# LP, the Larch Prover -- Hints on managing proofs

Prove as you would program. Design your proofs. Modularize them. Think about their computational complexity.

Be careful not to let variables disappear too quickly in a proof. Once they are gone, you cannot do a proof by induction. Start your inductions before starting proofs by cases, the => method, the <=> method, or the if method.

Splitting a conjecture into separate conjuncts (using the /\ proof method) early in a proof often leads to repeating work on multiple conjuncts, for example, doing the same case analysis several times.

To keep lemmas and theorems from disappearing (because they normalize to true), make them immune. Typing either of the commands

```set immunity on                          prove ... by explicit-commands
prove ... by explicit-commands           make immune conjecture
set immunity off                         resume by ...
resume by ...
```
when you begin the proof of a conjecture immunizes that conjecture (i.e., causes it to be immune once it becomes a theorem), but nothing else. Similarly, the commands
```set immunity ancestor
instantiate ... in ...
set immunity off
```
help keep instantiations from disappearing when they are special cases of other facts.

When a proof gets stuck:

• Be skeptical. Don't be too sure your conjecture is a theorem.
• If the conjecture is a conditional, conjunction, implication, or logical equivalence, try the corresponding proof method.
• Try computing critical pairs between hypotheses and other rewrite rules, for example, by typing the command critical-pairs *Hyp with *.
• Use a proof by cases to find out what is going on. Case on repeated subterms of the conjecture, on the antecedent of an implication in a rewrite rule, or on the test in an if in a rewrite rule.
• Display the hypotheses (by typing display *Hyp) and check whether any that you expected to see are missing or are not oriented in the way you expected.
• Look for a useful lemma to prove. See if replacing a repeated subterm in a subgoal by a variable results in a more general fact that you know to be true.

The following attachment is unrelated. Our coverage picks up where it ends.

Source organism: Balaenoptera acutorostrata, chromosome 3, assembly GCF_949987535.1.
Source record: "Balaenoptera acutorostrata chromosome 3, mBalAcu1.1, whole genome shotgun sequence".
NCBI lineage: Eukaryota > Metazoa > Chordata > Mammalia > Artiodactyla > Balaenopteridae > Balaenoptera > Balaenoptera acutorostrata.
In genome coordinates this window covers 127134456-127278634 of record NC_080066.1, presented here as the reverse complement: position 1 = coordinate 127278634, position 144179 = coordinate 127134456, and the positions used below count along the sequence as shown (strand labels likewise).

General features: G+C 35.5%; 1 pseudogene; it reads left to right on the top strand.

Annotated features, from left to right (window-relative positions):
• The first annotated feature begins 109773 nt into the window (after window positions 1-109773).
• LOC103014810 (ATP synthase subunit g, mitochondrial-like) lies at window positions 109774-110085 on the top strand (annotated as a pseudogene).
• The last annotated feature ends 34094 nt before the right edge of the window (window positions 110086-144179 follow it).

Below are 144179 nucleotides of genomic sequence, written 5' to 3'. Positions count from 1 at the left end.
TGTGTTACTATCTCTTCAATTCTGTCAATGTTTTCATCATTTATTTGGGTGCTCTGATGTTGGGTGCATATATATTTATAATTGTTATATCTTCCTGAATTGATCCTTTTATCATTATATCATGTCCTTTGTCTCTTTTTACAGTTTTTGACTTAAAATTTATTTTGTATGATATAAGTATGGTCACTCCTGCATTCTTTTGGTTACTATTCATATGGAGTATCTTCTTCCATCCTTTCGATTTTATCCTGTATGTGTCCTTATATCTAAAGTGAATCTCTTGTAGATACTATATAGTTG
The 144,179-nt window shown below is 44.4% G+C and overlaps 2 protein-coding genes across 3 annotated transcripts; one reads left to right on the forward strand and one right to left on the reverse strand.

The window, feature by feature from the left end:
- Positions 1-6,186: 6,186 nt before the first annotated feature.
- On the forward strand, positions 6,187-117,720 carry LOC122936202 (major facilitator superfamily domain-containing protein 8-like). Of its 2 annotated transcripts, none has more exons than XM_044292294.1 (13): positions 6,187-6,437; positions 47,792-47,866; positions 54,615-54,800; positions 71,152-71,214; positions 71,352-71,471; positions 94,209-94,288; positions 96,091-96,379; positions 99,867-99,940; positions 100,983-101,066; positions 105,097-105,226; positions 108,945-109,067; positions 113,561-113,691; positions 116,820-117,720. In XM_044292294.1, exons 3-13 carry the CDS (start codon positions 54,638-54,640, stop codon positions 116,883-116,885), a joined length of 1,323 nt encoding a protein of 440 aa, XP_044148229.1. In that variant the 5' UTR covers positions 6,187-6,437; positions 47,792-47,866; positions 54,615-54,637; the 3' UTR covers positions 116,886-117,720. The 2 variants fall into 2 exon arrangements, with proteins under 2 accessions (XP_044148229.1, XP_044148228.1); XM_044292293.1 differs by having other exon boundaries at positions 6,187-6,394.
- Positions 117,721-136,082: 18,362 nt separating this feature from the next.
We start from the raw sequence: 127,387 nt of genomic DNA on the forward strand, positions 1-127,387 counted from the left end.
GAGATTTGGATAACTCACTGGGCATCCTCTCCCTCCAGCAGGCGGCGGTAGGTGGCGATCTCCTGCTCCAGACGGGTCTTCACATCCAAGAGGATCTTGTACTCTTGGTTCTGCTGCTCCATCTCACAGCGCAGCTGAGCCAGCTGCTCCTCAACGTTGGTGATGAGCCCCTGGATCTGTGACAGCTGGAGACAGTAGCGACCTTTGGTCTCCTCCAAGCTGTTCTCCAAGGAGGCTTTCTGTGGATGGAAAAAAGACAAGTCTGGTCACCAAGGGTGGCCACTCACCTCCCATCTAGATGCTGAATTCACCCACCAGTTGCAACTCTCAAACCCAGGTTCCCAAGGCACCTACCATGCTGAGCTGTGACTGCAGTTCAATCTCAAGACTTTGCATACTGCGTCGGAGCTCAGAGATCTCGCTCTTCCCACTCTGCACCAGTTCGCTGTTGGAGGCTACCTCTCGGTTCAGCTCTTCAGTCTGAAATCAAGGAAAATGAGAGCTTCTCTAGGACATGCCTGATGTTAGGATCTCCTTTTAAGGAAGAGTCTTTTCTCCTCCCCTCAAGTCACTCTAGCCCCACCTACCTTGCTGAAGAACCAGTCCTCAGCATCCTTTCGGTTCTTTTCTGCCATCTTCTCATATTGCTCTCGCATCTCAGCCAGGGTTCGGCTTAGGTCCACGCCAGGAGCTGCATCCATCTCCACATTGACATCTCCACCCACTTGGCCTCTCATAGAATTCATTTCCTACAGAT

In the course of a proof, you may lose track of your place in the subgoal tree. This happens most often if LP has just discharged several subgoals in succession without user intervention and/or it has automatically introduced subgoals. The display, resume, and history commands can be used to help find your place.
• display *Hyp is an easy way to find your place in nested case analyses.
• display proof-status displays the entire proof stack; display conjectures names displays the named conjectures.
• resume shows just the current conjecture (normalized, if the proof-methods setting includes normalization).
• history 20 (or some other number) displays an indented history, including LP-generated box and diamond commands.

Because LP automatically internormalizes facts, you may find that what you consider to be the information content of some user-supplied assertion has been ``spread out'' over several facts in the current logical system in a way that may not be easy to understand, particularly if the system contains dozens or hundreds of facts. Similarly, you may sometimes notice that LP is reducing (or has reduced) some expression in some way that you don't understand. The command show normal-form E, where E is the expression being mysteriously reduced, or where E is the original form of one side of a formula, will often be enlightening in such cases. Setting the trace-level up to 6 will show which rewrite rules are applied in the normalization.